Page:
What would a fair and equal society look like? The world-renowned economist and bestselling author Yanis Varoufakis presents his radical and subversive answer. Imagine it is 2025 and that years earlier, in the wake of the financial crisis of 2008, a global uprising had birthed a post-Capitalist world in which democracy, equality and justice are truly served. In a thought-experiment of startling originality, world-famous economist Yanis Varoufakis blends an ancient form - the Platonic dialogue - with speculative fiction to offer a glimpse of this alternative reality. Through the eyes of three characters - a liberal ex-banker, a radical feminist and a maverick technologist - we see what would be needed to forge such a world, one without commercial banks or stock markets, where companies are collectively owned and housing and income are guaranteed, but also at what cost. How to balance freedom with fairness? How to generate wealth while protecting the planet? How to encourage the best of humanity without unleashing the worst? As radical in its form as in its vision, Another Now shows how our answers to these questions shape our society, helping us confront the one question that underpins them all: how far are we willing to go in pursuit of our ideals?
Why are some nations more prosperous than others? This book sets out to answer this question, with a compelling and elegantly argued new theory: that it is not down to climate, geography or culture, but because of institutions. It explains why the world is divided into nations with wildly differing levels of prosperity.
THE TOP TEN BESTSELLER From the bestselling author of The Black Swan , a bold book that challenges many of our long-held beliefs about risk and reward, politics and religion, finance and personal responsibility Why should we never listen to people who explain rather than do? Why do companies go bust? How is it that we have more slaves today than in Roman times? Why does imposing democracy on other countries never work? The answer: too many people running the world don't have skin in the game. In his inimitable, pugnacious style, Nassim Nicholas Taleb shows that skin in the game applies to all aspects of our lives. It's about having something to lose and taking a risk. Citizens, lab experimenters, artisans, political activists and hedge fund traders all have skin in the game. Policy wonks, corporate executives, theoreticians, bankers and most journalists don't. As Taleb says, "The symmetry of skin in the game is a simple rule that's necessary for fairness and justice, and the ultimate BS-buster," and "Never trust anyone who doesn't have skin in the game. Without it, fools and crooks will benefit, and their mistakes will never come back to haunt them".
Capitalism has co-existed with many different kinds of states, from Victorian Britain to republican France and confederate Switzerland, from Fascist and Nazi regimes to post-war European democracies, from post-Meiji Japan to south-east Asian and Latin American dictatorships, communist China and even Russia. Today, the march of capitalism appears inexorable - but it was not always so. In this riveting account of the rise of global capitalism from the 1880s until 1914, Donald Sassoon describes how after industrialization swept the world in the early nineteenth century the modernization of society and global capitalism followed. With capitalism, Sassoon argues, for the first time in the history of humanity, there was a social system able to provide a high level of consumption for the majority of those who lived within its bounds; its only rival, communism, was to fail miserably. But, in time, capitalism proved a devastating force in need of regulation, whose inbuilt traits were anxiety and crisis. With astonishing breadth of vision and scholarship, Sassoon encompasses the first great modern economic globalization, forerunner to today's consumer society, in this original and compelling book.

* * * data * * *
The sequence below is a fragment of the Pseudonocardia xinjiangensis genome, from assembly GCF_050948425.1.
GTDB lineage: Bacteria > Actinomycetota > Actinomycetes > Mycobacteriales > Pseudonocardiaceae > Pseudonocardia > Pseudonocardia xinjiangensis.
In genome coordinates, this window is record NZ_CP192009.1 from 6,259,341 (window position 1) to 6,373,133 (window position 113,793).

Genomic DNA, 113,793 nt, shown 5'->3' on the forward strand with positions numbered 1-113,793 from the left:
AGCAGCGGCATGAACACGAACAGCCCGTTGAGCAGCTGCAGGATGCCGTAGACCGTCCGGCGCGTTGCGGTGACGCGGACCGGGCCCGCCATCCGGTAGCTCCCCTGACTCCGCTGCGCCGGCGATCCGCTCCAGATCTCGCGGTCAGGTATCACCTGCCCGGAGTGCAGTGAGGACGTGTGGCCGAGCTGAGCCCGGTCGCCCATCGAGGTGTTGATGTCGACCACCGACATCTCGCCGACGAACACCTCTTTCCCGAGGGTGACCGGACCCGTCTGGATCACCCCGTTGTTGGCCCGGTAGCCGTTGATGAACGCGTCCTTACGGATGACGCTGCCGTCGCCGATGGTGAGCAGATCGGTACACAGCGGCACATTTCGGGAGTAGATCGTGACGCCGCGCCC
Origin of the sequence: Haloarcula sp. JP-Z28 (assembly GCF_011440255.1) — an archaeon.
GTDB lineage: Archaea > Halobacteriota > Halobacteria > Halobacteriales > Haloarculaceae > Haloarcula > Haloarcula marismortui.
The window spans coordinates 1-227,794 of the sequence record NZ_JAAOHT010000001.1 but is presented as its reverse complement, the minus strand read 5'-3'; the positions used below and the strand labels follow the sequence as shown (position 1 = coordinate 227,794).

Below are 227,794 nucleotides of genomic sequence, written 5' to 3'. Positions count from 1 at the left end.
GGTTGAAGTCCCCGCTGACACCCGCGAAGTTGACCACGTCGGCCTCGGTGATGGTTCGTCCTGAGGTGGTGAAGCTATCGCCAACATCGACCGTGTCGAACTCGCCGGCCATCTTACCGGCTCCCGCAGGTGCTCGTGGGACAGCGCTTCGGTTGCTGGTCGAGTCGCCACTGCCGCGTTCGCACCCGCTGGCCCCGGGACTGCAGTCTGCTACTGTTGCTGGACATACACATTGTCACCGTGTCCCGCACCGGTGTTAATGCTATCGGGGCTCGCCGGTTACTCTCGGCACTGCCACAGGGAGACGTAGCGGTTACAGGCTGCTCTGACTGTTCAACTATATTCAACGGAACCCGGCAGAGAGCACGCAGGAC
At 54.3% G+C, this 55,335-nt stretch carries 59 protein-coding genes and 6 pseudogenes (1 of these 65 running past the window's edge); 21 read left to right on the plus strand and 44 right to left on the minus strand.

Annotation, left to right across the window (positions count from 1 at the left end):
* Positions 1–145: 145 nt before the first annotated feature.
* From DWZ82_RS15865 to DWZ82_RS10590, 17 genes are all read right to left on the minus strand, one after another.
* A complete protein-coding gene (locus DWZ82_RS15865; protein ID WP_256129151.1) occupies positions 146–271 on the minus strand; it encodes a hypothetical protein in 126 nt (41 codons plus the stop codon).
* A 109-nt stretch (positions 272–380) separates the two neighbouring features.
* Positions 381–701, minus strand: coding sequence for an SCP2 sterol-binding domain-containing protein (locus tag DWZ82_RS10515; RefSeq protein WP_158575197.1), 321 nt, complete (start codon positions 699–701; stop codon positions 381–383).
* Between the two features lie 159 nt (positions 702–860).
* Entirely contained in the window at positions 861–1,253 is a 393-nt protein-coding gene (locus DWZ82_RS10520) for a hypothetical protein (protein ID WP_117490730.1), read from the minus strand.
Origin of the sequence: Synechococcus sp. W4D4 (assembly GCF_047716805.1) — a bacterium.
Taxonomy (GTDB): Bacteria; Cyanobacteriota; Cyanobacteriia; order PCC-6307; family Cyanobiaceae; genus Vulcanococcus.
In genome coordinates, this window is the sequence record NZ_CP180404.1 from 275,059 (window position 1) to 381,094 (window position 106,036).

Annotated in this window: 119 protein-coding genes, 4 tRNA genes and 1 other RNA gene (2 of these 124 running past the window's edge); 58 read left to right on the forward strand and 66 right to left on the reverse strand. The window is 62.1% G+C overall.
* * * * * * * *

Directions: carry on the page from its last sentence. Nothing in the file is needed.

From New York Times business reporter Nelson D. Schwartz comes a bold and urgent investigation of division between the wealthy and the middle class n every arena of American life. In nearly every realm of daily life--from health care to education, highways to home security--there is an invisible velvet rope that divides how Americans live. On one side of the rope, for a price, red tape is cut, lines are jumped, appointments are secured, and doors are opened. On the other side, middle- and working-class Americans fight to find an empty seat on the plane, a place in line with their kids at the amusement park, a college acceptance, or a hospital bed. We are all aware of the gap between the rich and everyone else, but when we weren''t looking, business innovators stepped in to exploit it, shifting services away from the masses and finding new ways to profit by serving the privileged. And as decision-makers and corporate leaders increasingly live on the friction-free side of the velvet rope, they are less inclined to change--or even notice--the obstacles everyone else must contend with. Schwartz''s "must read" book takes us on a behind-the-scenes tour of this new reality and shows the toll the velvet rope divide takes on society.
For fans of The Big Short , the story of a trading prodigy who amassed $70 million from his childhood bedroom-until the US government accused him of helping trigger an unprecedented market collapse On May 6, 2010, financial markets around the world tumbled simultaneously and without warning. In the span of five minutes, a trillion dollars of valuation was lost. The Flash Crash, as it became known, represented the fastest drop in market history. When share values rebounded less than half an hour later, experts around the globe were left perplexed. What had they just witnessed? Navinder Singh Sarao hardly seemed like a man who would shake the world's financial markets to their core. Raised in a working-class neighborhood in West London, Nav was a preternaturally gifted trader who played the markets like a computer game. By the age of thirty, he had left behind London's "trading arcades," working instead out of his childhood home. For years the money poured in. But when lightning-fast electronic traders infiltrated markets and started eating into his profits, Nav built a system of his own to fight back. It worked-until 2015, when the FBI arrived at his door. Depending on whom you ask, Sarao was a scourge, a symbol of a financial system run horribly amok, or a folk hero-an outsider who took on the tyranny of Wall Street and the high-frequency traders. A real-life financial thriller, Flash Crash uncovers the remarkable, behind-the-scenes narrative of a mystifying market crash, a globe-spanning investigation into international fraud, and the man at the center of them both.